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Letters to the Editor


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POSTED: Thursday, May 07, 2009

Seed companies help agriculture

Agriculture sustainability is directly related to farmer viability, a fact often missed by some environmental groups (”;Dow AgroSciences to lease Kauai Sugar lands,”; Star-Bulletin, April 29).

Those interested in advancing sustainability in Hawaii could better direct their concerns to the real issues facing local farmers: access to water, preservation of important agricultural lands and a host of other cost-reduction and revenue-enhancement strategies to ensure farmers can continue to support Hawaii's economy.

Many seed companies in Hawaii are working with the farm bureau and local growers to increase the “;locally grown, sustainable crops to feed our population”; — to quote Earthjustice attorney Paul Achitoff — that environmental groups say they favor. The bureau welcomes anyone genuinely interested in food security to join us in advocating for solutions.

Dean Okimoto

President, Hawaii Farm Bureau Federation

 

               

     

 

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There's still a chance for civil unions bill

The end of this legislative session comes with an opportunity for major change as the battle for civil equality comes to a boil. What happens this week will definitively portray the lawmakers of Hawaii as either heroes or opponents of civil rights. Many in the Senate, including Senate President Colleen Hanabusa and Sen. Brian Taniguchi, say they will vote yes on HB444, but have done nothing to indicate their conviction and dedication to uphold equal protections for all sectors of society. These people should start walking the walk.

Lawmakers must ask themselves whether they believe in civil rights, and, if so, they must act on it because staying silent is essentially equal to being in opposition. This is not a question of church and faith, but a matter of love and equality. History will judge the senators who do not exercise their power to pull the bill from committee in the same light as those who believed in slave ownership, opposed suffrage, and fought against the integration of America as a multicultural and multiethnic society.

Senators, how will you be remembered? Please vote to pull HB444 from the Judiciary Committee now.

Van Law

Honolulu

 

Taxing visitors will hurt in the long run

I have been involved with the advertising and marketing of Hawaii for the past 26 years and have weathered many a storm inflicted on Hawaii's visitor industry. But the current storm is the most turbulent.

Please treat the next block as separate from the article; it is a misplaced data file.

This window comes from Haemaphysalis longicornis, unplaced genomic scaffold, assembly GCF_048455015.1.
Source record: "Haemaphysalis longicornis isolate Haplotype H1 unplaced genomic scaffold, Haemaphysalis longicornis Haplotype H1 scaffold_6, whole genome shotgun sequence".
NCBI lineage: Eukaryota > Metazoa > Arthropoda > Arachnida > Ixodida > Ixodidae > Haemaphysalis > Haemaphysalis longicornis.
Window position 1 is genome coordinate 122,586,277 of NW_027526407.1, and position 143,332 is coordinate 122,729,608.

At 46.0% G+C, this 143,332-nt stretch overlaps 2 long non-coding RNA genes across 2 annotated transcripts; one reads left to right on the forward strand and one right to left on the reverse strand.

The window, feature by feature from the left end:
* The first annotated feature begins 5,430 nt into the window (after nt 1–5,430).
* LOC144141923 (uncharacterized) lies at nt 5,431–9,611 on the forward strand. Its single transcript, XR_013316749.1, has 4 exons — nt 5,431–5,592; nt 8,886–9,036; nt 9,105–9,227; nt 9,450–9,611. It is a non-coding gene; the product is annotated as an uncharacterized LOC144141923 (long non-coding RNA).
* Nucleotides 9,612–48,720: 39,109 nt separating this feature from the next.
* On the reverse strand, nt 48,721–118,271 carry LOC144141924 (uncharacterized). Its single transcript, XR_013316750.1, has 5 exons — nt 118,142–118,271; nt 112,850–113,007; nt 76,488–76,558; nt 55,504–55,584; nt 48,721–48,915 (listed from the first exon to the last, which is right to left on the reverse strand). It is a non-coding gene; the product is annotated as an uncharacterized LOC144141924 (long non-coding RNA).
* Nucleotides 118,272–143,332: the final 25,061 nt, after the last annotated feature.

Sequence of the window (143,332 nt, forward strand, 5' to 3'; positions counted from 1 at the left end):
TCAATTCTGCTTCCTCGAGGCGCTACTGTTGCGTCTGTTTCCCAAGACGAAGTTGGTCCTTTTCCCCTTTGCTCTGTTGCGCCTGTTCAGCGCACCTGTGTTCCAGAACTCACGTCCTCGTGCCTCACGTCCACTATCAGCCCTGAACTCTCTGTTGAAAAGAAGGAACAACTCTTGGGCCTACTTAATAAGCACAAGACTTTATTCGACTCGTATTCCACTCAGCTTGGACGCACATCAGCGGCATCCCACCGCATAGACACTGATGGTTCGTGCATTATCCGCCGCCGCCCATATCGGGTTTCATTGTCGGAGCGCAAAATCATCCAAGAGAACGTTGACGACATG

President Obama's comment about meetings and incentives to destinations like Hawaii as being “;excessive”; and Vice President Joe Biden's suggestion last week to not get on an airplane has left Hawaii in a most vulnerable position.

For our legislators to further muddy Hawaii's waters by allowing an increased transient accommodations tax of any sort to be levied on our visitors is extremely threatening to our economic engine. This is not the message we want to send to potential visitors.

If this tax goes through, hotels will have to reduce their rates even further, thus forcing them to cut back on services and amenities and reducing the overall experience our visitors have. A less-than-favorable experience will prevent visitors from returning. Is this what this state needs?

Please, do not pass this TAT!

Kay Hampton

President, Media Matters

Stadium parking needs expansion

One of the most important things to consider when rebuilding Aloha Stadium is the parking spaces. At present, the area looks like an old countryside parking lot.

Grounds around the stadium should be leveled and a second deck installed. Entrance into the stadium could also proceed from the second deck.

If the first deck can hold 8,000 cars, the second deck could also hold 8,000 cars. The revenues generated from these cars could be used for maintenance and upkeep of the stadium.

A first-class stadium should have a first-class parking lot.

Robert Kam

Honolulu

Mozart defines the word 'genius'

I have just read David Brooks' “;Turning practice into genius”; (Star-Bulletin, May 4) and am astonished at his characterization of Mozart as only a talented, focused and hard-working composer and musician.

I have the greatest respect for David Brooks, but this article shows little knowledge of Mozart and his music. Mozart stands as a colossus in the musical landscape.

The only word we have that describes such giants as Mozart is the word 'genius'. It is a word that defies definition, just as Mozart's musical abilities defy an easy explanation. The ability to focus and work hard are certainly attendant to genius.

Wendell Davenport

Honolulu